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Every morning that summer, I stumbled from

sleep, dragged my tired bones off the

bed springs to dig my calloused knees

 

into chapel wood. Between waves of utter

exhaustion I sputtered out prayers of frustration,

begging the Creator, the calmer of storms, to halt

 

the thunder. If I woke up believing He existed

at all, I told God I was mad at Him

but at breakfast everyone spoke of His goodness.

 

They sounded as hollow as wind. These friends saying

words I’d tumbled in my mouth so many

times, the color had been washed out.

 

They said His power is made perfect in your weakness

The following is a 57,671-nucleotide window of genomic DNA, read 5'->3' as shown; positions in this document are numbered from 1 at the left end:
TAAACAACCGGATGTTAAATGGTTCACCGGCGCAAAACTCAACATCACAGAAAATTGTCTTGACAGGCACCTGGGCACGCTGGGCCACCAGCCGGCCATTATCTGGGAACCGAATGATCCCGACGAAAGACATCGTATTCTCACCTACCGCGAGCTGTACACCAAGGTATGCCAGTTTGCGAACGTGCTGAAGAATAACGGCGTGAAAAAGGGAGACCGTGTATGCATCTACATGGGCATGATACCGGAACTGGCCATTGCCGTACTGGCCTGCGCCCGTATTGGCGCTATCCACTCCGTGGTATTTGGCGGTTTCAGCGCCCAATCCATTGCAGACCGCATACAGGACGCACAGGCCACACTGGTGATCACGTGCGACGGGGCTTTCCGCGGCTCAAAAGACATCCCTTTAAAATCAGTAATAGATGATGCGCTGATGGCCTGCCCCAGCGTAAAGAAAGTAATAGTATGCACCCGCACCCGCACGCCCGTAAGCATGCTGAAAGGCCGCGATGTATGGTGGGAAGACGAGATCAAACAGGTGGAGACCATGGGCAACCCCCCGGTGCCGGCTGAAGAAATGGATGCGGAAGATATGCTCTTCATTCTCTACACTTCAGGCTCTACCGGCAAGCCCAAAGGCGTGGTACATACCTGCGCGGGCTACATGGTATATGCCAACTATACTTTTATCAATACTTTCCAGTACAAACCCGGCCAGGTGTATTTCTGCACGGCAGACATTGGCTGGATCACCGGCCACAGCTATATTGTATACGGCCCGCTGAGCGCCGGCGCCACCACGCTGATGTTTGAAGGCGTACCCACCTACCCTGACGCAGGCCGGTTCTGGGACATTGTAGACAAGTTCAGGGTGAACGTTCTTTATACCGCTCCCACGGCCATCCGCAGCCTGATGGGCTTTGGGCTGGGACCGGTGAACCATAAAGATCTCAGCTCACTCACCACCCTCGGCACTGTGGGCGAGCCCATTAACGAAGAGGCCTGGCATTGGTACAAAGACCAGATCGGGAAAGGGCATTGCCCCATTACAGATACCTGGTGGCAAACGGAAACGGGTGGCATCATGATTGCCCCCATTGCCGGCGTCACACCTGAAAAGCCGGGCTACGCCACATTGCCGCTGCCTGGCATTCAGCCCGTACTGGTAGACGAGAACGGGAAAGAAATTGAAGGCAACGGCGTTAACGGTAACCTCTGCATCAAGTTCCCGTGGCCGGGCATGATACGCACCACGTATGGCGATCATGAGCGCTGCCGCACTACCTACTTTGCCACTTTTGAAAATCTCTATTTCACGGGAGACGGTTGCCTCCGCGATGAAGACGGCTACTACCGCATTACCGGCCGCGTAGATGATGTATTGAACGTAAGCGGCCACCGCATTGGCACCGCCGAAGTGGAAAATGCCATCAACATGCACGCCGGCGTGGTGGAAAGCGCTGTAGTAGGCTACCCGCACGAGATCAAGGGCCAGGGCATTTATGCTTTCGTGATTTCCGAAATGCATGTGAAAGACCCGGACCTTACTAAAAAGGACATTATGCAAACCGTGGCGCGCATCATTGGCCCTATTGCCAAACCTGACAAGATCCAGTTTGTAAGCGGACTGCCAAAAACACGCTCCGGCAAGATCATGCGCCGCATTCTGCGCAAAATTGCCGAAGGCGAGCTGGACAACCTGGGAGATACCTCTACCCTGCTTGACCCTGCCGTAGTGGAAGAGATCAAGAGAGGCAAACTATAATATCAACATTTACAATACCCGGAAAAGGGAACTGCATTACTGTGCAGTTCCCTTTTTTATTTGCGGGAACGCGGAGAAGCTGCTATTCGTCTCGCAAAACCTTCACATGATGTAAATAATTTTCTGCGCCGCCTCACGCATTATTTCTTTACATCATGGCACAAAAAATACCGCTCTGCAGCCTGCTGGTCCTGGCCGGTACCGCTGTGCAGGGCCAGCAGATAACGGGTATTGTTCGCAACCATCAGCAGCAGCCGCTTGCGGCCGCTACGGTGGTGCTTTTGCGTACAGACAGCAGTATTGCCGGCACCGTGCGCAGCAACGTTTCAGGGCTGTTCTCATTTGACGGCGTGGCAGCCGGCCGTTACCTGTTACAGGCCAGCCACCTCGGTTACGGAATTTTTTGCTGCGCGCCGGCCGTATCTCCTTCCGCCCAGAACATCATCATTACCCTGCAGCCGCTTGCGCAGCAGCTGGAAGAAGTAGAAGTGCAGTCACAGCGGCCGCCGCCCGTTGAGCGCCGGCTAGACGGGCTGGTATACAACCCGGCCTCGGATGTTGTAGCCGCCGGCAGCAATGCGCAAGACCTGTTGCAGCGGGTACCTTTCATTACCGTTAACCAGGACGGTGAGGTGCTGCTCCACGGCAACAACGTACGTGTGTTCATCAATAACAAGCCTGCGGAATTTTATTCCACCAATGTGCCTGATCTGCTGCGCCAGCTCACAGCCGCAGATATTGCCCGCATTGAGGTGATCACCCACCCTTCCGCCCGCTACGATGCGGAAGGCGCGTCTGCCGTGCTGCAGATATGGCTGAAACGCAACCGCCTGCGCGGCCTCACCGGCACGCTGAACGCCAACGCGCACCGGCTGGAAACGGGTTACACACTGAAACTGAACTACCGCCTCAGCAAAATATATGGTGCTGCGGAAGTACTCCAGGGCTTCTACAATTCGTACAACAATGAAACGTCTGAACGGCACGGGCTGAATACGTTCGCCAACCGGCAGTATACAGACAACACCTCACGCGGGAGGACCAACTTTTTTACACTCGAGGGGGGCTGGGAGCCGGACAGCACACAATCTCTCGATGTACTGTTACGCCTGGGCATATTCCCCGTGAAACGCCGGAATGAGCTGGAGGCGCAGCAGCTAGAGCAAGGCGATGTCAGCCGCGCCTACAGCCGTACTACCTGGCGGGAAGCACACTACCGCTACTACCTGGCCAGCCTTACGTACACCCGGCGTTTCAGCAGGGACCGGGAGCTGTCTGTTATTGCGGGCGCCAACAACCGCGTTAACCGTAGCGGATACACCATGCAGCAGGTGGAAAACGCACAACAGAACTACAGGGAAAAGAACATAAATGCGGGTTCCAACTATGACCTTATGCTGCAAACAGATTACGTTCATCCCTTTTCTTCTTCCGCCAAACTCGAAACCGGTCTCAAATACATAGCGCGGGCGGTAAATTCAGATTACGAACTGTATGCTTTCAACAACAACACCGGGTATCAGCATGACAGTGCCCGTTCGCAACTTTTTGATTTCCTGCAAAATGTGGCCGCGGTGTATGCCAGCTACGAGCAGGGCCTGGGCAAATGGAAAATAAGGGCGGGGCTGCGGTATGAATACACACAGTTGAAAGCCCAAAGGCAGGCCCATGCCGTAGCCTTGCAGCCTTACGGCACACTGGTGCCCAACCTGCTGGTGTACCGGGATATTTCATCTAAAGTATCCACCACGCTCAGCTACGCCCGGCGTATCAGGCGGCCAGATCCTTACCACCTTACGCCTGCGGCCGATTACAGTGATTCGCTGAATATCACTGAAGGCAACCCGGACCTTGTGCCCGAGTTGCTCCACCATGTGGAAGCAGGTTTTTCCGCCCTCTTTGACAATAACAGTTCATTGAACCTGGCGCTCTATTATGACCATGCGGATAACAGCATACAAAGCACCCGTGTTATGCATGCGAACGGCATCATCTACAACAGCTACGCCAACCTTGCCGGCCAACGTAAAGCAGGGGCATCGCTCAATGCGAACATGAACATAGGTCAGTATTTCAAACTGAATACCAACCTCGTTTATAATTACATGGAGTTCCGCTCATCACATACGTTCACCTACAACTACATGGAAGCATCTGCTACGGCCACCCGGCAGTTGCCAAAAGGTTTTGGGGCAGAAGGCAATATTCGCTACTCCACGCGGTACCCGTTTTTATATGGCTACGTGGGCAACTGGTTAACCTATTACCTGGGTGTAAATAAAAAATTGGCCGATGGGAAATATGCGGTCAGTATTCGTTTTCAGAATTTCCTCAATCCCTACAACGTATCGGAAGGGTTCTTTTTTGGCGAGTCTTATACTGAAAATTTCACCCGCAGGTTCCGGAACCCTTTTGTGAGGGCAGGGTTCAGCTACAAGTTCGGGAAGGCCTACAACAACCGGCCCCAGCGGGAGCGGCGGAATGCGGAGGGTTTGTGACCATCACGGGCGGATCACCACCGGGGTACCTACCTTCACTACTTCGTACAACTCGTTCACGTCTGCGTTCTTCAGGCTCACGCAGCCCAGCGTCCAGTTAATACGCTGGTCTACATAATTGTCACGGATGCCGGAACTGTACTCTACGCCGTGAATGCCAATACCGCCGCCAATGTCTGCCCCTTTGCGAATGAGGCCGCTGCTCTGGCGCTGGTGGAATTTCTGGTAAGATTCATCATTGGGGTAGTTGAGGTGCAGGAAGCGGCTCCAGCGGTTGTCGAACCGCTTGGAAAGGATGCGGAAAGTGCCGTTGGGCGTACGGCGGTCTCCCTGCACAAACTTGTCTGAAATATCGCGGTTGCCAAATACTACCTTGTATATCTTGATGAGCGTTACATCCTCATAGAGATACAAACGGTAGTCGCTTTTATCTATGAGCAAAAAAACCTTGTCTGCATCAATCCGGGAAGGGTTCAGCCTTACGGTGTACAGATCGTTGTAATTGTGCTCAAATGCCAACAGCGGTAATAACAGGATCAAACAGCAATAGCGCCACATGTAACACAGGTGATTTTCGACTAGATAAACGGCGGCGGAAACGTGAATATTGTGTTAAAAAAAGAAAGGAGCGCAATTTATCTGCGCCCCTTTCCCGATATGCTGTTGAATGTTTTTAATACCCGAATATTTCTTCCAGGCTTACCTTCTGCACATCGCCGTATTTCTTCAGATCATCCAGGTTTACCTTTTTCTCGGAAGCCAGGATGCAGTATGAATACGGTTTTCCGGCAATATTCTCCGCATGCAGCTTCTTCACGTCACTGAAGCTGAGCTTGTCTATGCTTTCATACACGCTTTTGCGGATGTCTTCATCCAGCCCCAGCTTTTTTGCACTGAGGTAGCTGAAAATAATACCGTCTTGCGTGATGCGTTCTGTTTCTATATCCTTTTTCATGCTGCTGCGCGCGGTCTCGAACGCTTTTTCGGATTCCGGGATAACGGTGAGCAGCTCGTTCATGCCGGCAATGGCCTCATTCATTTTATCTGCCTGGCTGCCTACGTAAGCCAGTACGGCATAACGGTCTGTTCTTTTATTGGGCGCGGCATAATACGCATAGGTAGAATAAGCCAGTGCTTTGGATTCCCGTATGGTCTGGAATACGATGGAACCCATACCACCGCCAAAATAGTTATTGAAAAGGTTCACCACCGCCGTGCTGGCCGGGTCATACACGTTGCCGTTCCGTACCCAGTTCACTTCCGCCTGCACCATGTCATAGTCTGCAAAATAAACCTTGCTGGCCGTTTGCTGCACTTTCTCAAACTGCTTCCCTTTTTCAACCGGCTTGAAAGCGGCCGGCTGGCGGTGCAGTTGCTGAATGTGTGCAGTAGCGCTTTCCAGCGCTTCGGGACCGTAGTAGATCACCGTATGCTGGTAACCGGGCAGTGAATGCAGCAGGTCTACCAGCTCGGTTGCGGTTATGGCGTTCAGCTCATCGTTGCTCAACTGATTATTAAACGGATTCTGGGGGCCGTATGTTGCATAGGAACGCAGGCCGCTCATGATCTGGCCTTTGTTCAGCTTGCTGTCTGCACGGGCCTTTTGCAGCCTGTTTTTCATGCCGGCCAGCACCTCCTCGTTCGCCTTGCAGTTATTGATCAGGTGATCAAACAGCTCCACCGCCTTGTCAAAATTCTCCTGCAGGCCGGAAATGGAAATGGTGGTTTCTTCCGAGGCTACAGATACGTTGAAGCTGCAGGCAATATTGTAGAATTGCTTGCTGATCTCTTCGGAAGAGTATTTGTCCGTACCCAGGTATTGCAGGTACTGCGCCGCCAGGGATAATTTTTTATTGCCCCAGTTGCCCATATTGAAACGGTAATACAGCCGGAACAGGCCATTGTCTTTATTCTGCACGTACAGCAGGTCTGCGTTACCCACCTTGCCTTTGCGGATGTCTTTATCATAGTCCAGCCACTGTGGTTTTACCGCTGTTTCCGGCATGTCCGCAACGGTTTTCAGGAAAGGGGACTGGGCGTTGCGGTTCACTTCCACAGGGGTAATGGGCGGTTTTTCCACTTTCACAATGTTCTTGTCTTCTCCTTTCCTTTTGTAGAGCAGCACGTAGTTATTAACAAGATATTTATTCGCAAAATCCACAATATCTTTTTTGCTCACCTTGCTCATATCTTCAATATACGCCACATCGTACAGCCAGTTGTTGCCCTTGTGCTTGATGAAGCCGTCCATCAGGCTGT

so I waded through the quietest sacrifice, made an offering

of my faltering flesh. I hushed every fear.

 

They said God has a plan for you so often

the path ahead flooded, my muddied

plans getting smeared across clean church walls.

 

It was too simple to drown in the watered-down

devotions of my past, to buoy my faith

on song and praise, to pretend I was a saint.

 

More healing, I found, to let the struggle

see the sun. I had to hang the tired and the unbelief

out to dry. So I spoke what I hadn’t said before:

 

God, where are You? The search hurts. Do You

even exist? I know, sometimes,

even a believer needs to be convinced.

 

And in the questions, warmth.

And in the pauses between the rain, light.

And in reaching out from the current,

 

I am breaking the surface.

I am coming up for air.

Finally, finally, my lungs can fill again.